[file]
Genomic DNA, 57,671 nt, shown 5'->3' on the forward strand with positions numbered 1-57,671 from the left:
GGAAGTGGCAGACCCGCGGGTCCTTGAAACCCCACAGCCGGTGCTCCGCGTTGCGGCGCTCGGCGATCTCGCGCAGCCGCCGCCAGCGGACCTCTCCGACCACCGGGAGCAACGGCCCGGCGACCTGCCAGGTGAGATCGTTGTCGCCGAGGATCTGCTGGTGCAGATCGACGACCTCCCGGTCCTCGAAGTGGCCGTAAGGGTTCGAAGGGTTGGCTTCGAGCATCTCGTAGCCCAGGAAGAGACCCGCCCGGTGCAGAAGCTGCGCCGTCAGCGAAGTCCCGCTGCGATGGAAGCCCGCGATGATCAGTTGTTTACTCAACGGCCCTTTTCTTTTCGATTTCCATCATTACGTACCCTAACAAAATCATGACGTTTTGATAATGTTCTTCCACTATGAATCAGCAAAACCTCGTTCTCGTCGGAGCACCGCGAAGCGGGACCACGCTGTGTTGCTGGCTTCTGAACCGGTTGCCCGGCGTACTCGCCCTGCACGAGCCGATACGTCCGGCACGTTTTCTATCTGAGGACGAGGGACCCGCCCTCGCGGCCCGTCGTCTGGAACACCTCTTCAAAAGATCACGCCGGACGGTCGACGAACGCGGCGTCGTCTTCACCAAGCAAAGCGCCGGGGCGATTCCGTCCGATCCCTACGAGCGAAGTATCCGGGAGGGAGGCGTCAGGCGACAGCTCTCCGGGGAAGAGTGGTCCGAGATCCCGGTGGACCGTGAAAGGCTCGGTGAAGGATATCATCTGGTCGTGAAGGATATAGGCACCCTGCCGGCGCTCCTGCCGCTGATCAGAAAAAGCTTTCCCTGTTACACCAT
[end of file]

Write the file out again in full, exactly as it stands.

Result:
Genomic DNA, 57,671 nt, shown 5'->3' on the forward strand with positions numbered 1-57,671 from the left:
GGAAGTGGCAGACCCGCGGGTCCTTGAAACCCCACAGCCGGTGCTCCGCGTTGCGGCGCTCGGCGATCTCGCGCAGCCGCCGCCAGCGGACCTCTCCGACCACCGGGAGCAACGGCCCGGCGACCTGCCAGGTGAGATCGTTGTCGCCGAGGATCTGCTGGTGCAGATCGACGACCTCCCGGTCCTCGAAGTGGCCGTAAGGGTTCGAAGGGTTGGCTTCGAGCATCTCGTAGCCCAGGAAGAGACCCGCCCGGTGCAGAAGCTGCGCCGTCAGCGAAGTCCCGCTGCGATGGAAGCCCGCGATGATCAGTTGTTTACTCAACGGCCCTTTTCTTTTCGATTTCCATCATTACGTACCCTAACAAAATCATGACGTTTTGATAATGTTCTTCCACTATGAATCAGCAAAACCTCGTTCTCGTCGGAGCACCGCGAAGCGGGACCACGCTGTGTTGCTGGCTTCTGAACCGGTTGCCCGGCGTACTCGCCCTGCACGAGCCGATACGTCCGGCACGTTTTCTATCTGAGGACGAGGGACCCGCCCTCGCGGCCCGTCGTCTGGAACACCTCTTCAAAAGATCACGCCGGACGGTCGACGAACGCGGCGTCGTCTTCACCAAGCAAAGCGCCGGGGCGATTCCGTCCGATCCCTACGAGCGAAGTATCCGGGAGGGAGGCGTCAGGCGACAGCTCTCCGGGGAAGAGTGGTCCGAGATCCCGGTGGACCGTGAAAGGCTCGGTGAAGGATATCATCTGGTCGTGAAGGATATAGGCACCCTGCCGGCGCTCCTGCCGCTGATCAGAAAAAGCTTTCCCTGTTACACCAT